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Waiting For SMOD


In 2005 the music world was awakened to the blues imbued afropop emanating out of Mali courtesy of Amadou & Mariam. Six years later their son Sam is poised to take his parents’ signature sound a step further with his hip-hop group's debut album, the eponymous SMOD. Due to be released May 24th, the album features production by the world-renowned French singer/producer Manu Chao -  the man who helped launch Amadou & Mariam into international prominence. SMOD combines folk, blues, traditional Malian styles, and hip-hop into an airy musical base that melds perfectly with the fluid complexion of French rapping. But the sunny guitar and jaunty singing on SMOD’s songs often belie lyrics dripping with social criticism. “Les Africains Dirigeants” is unrepentant in its critique of African dictators and rampant corruption across the continent. While folksy Malian hip-hop is SMOD’s bread and butter%

Photo by Meztli Yoalli Rodríguez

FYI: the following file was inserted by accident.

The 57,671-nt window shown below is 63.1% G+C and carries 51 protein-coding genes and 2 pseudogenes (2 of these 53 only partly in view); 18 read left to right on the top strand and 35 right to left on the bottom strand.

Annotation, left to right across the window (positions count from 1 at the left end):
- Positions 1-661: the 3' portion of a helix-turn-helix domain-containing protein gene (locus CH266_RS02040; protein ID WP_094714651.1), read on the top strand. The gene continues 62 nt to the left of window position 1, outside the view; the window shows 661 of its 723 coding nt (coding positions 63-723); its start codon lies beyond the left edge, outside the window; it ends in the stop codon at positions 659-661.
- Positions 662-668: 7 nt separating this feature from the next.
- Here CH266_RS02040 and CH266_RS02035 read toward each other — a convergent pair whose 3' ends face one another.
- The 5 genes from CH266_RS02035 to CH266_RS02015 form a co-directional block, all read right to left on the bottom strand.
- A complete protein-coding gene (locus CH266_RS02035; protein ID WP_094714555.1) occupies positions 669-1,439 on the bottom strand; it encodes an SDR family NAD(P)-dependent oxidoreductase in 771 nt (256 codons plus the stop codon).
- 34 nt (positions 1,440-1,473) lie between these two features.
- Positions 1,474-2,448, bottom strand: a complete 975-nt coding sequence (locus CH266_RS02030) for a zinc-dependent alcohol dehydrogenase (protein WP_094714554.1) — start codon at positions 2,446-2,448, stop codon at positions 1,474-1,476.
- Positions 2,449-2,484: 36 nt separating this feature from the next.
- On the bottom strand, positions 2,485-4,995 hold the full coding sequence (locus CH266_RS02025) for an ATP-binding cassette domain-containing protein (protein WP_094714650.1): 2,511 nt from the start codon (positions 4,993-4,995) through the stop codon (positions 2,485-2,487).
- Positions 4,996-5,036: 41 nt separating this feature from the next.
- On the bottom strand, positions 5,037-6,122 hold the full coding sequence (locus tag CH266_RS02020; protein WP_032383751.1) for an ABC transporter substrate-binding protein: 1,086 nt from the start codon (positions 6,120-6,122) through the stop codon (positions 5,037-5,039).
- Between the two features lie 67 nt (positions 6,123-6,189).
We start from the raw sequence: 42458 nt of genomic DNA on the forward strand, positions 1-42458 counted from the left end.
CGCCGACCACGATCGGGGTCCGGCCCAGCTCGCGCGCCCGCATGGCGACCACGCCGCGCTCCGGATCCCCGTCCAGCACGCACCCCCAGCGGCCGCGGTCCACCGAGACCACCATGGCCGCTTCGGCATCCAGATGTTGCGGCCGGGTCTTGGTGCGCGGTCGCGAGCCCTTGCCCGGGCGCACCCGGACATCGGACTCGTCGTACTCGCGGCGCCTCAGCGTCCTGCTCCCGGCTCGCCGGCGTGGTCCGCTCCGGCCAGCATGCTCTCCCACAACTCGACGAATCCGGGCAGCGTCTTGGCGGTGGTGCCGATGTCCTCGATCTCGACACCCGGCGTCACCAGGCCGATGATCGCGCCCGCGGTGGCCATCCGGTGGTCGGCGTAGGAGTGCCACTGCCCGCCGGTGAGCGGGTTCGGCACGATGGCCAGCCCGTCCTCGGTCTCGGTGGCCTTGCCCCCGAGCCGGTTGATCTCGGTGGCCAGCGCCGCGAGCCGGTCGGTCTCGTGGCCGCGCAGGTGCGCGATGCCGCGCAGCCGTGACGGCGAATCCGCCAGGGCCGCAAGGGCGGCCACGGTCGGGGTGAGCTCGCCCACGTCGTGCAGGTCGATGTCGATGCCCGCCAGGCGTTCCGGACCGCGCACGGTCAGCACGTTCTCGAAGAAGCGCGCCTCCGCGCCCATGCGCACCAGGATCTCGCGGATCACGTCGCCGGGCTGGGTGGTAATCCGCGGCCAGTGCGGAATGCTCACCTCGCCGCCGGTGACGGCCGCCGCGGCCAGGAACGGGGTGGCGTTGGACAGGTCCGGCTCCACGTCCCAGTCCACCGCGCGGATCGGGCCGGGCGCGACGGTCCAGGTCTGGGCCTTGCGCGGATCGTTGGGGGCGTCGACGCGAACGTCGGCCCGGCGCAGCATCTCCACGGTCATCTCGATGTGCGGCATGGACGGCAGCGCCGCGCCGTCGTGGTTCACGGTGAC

Dying Lagoons Reveal Mexico’s Environmental Racism

In the heart of a traditionally Black and Indigenous use area in Southwest Mexico, decades of environmental destruction now threatens the existence of these communities.

On an early morning in September 2017, in a little fishing village in the Pacific coast of Oaxaca, called Zapotalito, thousands of dead fish floated on the surface of the Chacahua-Pastoría lagoons. A 7.1-magnitude earthquake, which rattled Mexico City on September 19, was felt as far down as Zapotalito, and the very next morning, its Black, Indigenous and poor Mestizo residents, who depend on the area's handful of lagoons for food and commerce, woke up to an awful smell and that terrible scene of floating fish.

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